- Periodic Encoded Month (to model intra-year seasonality)
- Days Since Start (to model long-term growth)
The modular Keras library made it easy to construct the model and tune it. But some neural networks used Python and were based upon the DL Python Network nodes.
The best model was based upon the research paper “LSTM Fully Convolutional Networks for Time Series Classification” (by Fazle Karim, Somshubra Majumdar, Houshang Darabi, and Shun Chen). This model was then selected to predict the daily sales over the next two years.
Step 8 – Make Predictions
Make 2 Years of Future Sales Predictions:
The selected model was used to make predictions about future sales. Input data was rolled so that predictions were used to make even more remote predictions:
- Get last 31 days of sales data
- Append the next day of future unknown data – predict sales for this day
- Drop oldest historic day of sales data
- Jump to #2 and repeat
Step 9 – Final Analysis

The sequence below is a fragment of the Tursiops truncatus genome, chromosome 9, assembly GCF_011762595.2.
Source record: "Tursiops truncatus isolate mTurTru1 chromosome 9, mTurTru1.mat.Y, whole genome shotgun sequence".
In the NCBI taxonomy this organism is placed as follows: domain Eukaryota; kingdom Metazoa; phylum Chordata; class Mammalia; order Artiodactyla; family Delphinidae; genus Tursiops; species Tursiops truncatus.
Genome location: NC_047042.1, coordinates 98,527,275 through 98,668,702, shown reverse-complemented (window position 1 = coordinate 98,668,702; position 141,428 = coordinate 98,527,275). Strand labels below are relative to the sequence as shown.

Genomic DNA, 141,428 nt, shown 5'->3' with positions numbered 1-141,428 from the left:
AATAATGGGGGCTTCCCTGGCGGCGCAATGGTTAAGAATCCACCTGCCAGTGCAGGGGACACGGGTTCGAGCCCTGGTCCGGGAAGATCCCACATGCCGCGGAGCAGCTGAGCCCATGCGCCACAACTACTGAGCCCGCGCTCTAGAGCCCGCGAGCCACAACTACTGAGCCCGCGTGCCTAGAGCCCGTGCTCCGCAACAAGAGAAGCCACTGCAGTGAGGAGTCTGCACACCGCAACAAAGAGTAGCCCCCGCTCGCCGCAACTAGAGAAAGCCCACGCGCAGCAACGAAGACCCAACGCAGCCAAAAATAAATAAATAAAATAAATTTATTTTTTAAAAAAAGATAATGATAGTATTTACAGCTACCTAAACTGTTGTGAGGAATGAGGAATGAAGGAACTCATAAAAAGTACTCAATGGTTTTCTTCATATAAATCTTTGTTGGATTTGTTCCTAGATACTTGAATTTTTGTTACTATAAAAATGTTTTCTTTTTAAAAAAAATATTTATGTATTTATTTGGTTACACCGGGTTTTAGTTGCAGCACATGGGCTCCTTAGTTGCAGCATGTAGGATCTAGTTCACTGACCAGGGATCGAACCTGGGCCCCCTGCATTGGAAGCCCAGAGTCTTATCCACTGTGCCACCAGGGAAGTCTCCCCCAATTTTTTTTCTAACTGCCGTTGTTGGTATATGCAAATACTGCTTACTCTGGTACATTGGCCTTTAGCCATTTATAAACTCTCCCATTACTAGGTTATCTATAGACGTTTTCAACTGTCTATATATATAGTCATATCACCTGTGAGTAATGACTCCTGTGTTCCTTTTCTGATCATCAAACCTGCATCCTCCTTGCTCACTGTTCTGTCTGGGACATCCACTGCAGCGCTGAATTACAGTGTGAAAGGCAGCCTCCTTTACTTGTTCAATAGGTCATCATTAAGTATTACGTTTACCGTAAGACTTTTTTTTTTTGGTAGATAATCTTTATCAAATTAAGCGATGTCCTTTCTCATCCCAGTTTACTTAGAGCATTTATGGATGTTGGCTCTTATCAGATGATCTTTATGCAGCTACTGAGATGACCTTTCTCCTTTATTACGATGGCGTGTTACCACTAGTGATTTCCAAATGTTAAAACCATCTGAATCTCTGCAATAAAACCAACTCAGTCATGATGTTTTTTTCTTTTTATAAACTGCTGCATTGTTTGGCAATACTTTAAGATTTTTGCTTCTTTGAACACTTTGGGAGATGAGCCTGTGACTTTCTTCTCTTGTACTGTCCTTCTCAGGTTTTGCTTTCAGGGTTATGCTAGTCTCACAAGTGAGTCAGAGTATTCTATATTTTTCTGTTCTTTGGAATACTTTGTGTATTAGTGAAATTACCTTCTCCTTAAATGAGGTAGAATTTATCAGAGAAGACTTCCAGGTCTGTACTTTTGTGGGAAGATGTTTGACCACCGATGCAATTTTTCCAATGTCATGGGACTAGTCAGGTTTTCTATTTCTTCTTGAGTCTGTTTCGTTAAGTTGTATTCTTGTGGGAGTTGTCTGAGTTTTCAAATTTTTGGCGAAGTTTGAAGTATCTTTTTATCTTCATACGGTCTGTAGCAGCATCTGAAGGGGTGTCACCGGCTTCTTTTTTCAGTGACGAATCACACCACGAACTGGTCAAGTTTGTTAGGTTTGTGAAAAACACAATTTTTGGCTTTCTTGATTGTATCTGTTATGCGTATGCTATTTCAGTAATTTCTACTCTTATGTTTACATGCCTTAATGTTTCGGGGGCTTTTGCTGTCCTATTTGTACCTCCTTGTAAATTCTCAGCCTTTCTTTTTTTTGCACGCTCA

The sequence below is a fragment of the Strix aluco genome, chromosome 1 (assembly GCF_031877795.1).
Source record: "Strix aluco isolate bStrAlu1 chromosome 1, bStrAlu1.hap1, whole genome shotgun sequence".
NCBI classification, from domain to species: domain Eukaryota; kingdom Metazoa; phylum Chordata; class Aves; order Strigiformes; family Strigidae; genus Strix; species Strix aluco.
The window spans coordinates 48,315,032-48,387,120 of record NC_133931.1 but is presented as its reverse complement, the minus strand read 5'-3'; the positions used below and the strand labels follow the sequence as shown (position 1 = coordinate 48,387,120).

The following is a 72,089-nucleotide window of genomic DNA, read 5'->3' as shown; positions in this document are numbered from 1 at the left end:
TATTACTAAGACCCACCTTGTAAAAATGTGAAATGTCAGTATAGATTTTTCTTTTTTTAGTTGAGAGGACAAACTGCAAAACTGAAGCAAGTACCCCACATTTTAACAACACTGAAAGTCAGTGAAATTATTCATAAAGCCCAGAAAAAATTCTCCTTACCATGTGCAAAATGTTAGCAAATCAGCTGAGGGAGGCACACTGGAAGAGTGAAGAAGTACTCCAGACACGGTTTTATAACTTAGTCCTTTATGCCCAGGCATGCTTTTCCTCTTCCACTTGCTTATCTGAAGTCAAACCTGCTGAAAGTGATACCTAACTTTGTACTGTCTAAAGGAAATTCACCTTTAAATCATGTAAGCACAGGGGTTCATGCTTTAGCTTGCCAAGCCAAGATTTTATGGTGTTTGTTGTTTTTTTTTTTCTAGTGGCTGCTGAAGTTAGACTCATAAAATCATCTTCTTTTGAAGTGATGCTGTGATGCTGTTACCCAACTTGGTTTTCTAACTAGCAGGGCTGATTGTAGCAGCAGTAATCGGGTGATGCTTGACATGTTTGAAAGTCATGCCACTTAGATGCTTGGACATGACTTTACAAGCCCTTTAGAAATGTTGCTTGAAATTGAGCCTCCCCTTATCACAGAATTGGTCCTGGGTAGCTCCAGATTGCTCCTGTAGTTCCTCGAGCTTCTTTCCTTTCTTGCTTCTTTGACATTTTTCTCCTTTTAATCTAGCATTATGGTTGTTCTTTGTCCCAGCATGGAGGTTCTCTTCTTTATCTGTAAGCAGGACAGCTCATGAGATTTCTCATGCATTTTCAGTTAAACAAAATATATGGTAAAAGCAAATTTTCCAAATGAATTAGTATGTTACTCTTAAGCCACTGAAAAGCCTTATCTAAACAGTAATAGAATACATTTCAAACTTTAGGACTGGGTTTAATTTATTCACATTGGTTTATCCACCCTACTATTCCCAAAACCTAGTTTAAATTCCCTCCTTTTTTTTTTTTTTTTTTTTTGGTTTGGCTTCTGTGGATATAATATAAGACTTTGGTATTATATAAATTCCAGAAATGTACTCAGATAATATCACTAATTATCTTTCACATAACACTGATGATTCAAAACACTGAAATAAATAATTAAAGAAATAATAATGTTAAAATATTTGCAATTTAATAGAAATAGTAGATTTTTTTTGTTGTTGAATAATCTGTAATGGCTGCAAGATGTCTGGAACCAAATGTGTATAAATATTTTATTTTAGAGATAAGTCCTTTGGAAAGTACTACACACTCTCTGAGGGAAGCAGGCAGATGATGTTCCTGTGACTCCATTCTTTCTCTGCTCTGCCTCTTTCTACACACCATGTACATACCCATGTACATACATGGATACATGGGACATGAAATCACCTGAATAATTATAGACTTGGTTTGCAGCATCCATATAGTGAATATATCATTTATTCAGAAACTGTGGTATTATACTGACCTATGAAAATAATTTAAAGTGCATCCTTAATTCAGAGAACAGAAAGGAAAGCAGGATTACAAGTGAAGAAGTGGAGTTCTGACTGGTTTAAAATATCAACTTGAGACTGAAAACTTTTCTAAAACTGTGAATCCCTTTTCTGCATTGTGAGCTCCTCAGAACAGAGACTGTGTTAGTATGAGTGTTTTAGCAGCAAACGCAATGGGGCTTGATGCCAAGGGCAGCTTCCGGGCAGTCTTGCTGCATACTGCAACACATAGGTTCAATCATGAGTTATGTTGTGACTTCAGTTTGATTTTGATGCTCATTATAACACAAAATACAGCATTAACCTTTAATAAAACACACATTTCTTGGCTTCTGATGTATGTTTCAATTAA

The “Day of the Week” sales trend shows two things:
First, that the selected Neural Network is correctly predicting long-term annual growth.
The historic sales data from 2013 to 2017 is represented by the bottom 5 curves in the chart. The predicted sales for 2018 and 2019 are represented by the top 2 curves. The upward shift indicates that there has been annual sales growth. Regressions of both the historic and predicted data agree that total sales are growing at about 5 units per day.
Second, that the “Day of Week” sales are consistent. Monday sales are typically the lowest, with sales growing each day through to a peek on Sunday. Historic sales and predicted sales agree on the shape of this curve.
The “Annual Sales” trend shows the seasonality of sales throughout the year. Again, the shape of the bottom 5 historic sales curves generally agrees with the shape of the top 2 predicted sales curves.
However, the predicted sales curves are smooth while the historic sales curves exhibit more of a step function shape. Upon closer inspection, the sales plateaus in the historic data seem to occur during the last week of every month. This may be due to stores regularly running Out-of-Stock.
The historic sales data was not tagged to catch this trend. If a Week-of-the-Month tag was used, then it is likely that this step function shape would have also been detected by the Neural Network.